iTunes Holdouts and the Love of Money

Some artists have given in to the iTunes Store juggernaut (Metallica, The Beatles, AC/DC), others still hold out (Garth Brooks, Def Leppard, Bob Seger), and some can't decide (Kid Rock). But what they all agreed on, at least at some point, was that they did not want their albums sold off piecemeal. Why? Because, as Garth Brooks put it:

I don't want singles 'cause you make an album for a reason, an album is a reflection of who the artist is at that time.

Sorry Garth, as much as I love your music (and I do, Much Too Young, for example, has a permanent spot on my playlist) this excuse is bunk. And I'll give two good reasons to back up my assertion that the whole "album as a reflection of an artist" thing is bunk.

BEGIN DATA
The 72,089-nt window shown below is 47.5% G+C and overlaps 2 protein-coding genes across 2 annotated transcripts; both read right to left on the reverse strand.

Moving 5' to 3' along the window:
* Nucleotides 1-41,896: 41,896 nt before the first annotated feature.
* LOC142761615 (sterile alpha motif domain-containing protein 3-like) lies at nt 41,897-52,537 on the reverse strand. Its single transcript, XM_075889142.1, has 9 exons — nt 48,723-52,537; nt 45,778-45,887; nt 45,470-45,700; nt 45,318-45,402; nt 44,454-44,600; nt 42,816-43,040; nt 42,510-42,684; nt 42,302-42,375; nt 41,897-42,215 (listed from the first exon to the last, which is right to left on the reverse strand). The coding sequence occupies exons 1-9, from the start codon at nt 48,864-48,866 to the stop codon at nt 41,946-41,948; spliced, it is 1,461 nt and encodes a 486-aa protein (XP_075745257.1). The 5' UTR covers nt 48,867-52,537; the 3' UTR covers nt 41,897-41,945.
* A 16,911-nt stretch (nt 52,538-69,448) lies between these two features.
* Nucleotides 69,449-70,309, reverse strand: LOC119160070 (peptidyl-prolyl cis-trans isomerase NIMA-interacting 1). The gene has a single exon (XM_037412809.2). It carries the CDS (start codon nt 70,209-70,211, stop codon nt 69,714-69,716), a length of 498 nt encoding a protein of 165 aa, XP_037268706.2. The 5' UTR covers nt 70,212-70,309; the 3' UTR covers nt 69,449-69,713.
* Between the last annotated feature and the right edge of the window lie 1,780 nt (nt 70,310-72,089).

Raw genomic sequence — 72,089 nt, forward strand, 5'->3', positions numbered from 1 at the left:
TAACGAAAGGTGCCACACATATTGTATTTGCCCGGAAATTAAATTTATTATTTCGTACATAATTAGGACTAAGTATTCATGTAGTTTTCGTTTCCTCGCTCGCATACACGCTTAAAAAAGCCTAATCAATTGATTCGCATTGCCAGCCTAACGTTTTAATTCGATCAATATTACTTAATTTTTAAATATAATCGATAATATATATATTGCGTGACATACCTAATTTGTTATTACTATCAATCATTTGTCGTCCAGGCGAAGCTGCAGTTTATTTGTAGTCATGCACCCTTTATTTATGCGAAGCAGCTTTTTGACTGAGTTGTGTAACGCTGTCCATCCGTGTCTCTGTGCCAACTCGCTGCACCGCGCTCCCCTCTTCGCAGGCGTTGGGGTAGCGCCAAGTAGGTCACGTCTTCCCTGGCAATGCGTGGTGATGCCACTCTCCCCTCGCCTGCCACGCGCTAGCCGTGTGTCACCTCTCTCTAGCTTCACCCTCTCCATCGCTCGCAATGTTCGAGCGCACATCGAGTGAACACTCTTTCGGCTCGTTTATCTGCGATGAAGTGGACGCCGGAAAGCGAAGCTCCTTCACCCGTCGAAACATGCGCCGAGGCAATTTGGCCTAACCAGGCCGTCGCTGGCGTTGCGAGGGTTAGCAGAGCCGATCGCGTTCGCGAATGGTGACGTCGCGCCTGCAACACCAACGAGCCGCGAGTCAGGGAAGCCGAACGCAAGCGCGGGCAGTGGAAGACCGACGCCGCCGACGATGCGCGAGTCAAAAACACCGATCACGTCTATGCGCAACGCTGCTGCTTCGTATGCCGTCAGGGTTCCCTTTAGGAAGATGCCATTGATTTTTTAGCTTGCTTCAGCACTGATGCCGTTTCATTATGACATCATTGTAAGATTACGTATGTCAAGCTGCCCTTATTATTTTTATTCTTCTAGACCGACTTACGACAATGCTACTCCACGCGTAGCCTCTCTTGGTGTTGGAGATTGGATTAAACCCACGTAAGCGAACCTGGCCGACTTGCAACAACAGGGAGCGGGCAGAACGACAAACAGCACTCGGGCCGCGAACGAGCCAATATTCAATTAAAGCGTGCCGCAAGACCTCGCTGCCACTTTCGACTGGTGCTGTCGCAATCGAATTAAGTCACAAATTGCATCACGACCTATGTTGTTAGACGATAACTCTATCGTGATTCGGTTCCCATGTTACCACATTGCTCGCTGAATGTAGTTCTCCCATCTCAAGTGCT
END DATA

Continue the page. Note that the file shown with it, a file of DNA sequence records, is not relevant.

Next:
1. Hits
  2. Ultimate Hits

These compilations do not represent who you were at the time you recorded the albums because the tracks span many years, and I suppose some argument could be made for hand-selecting a cohesive career retrospective, but these albums are simply collections of your most popular songs. And this isn't to pick on Garth Brooks exclusively, Bob Seger and Def Leppard are just as guilty.

Don't make some artistic stand, just call it what it is, Apple uses iTunes content to make iPods more attractive because they want the money that selling those iPods brings in. But artists also want the money whole albums bring in. It's all a money game. And right now everyone's losing.

Update: As Paul Rumens notes in the comments, Def Leppard are arguing with the label, not Apple.